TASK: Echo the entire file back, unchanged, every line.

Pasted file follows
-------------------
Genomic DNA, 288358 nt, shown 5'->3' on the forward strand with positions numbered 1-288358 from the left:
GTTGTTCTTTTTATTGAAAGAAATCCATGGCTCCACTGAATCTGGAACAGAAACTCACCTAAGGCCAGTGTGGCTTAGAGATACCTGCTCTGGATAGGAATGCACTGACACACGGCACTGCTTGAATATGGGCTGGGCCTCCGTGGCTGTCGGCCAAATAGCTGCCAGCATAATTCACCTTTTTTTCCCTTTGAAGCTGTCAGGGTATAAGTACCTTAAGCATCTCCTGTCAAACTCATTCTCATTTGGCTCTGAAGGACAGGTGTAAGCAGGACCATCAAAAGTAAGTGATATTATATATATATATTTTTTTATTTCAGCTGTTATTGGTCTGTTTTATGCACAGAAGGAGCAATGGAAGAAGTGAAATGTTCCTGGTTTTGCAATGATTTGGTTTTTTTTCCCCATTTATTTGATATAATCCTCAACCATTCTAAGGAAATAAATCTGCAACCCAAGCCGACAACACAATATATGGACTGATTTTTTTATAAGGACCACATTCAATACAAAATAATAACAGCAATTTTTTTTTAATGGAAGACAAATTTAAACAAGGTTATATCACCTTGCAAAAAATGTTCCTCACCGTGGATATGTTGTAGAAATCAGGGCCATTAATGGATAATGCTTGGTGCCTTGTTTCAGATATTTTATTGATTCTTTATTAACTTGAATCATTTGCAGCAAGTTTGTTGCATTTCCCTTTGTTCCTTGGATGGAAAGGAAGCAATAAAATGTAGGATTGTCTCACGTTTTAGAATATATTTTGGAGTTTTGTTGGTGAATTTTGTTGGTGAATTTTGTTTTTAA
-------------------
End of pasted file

Genomic DNA, 288358 nt, shown 5'->3' on the forward strand with positions numbered 1-288358 from the left:
GTTGTTCTTTTTATTGAAAGAAATCCATGGCTCCACTGAATCTGGAACAGAAACTCACCTAAGGCCAGTGTGGCTTAGAGATACCTGCTCTGGATAGGAATGCACTGACACACGGCACTGCTTGAATATGGGCTGGGCCTCCGTGGCTGTCGGCCAAATAGCTGCCAGCATAATTCACCTTTTTTTCCCTTTGAAGCTGTCAGGGTATAAGTACCTTAAGCATCTCCTGTCAAACTCATTCTCATTTGGCTCTGAAGGACAGGTGTAAGCAGGACCATCAAAAGTAAGTGATATTATATATATATATTTTTTTATTTCAGCTGTTATTGGTCTGTTTTATGCACAGAAGGAGCAATGGAAGAAGTGAAATGTTCCTGGTTTTGCAATGATTTGGTTTTTTTTCCCCATTTATTTGATATAATCCTCAACCATTCTAAGGAAATAAATCTGCAACCCAAGCCGACAACACAATATATGGACTGATTTTTTTATAAGGACCACATTCAATACAAAATAATAACAGCAATTTTTTTTTAATGGAAGACAAATTTAAACAAGGTTATATCACCTTGCAAAAAATGTTCCTCACCGTGGATATGTTGTAGAAATCAGGGCCATTAATGGATAATGCTTGGTGCCTTGTTTCAGATATTTTATTGATTCTTTATTAACTTGAATCATTTGCAGCAAGTTTGTTGCATTTCCCTTTGTTCCTTGGATGGAAAGGAAGCAATAAAATGTAGGATTGTCTCACGTTTTAGAATATATTTTGGAGTTTTGTTGGTGAATTTTGTTGGTGAATTTTGTTTTTAA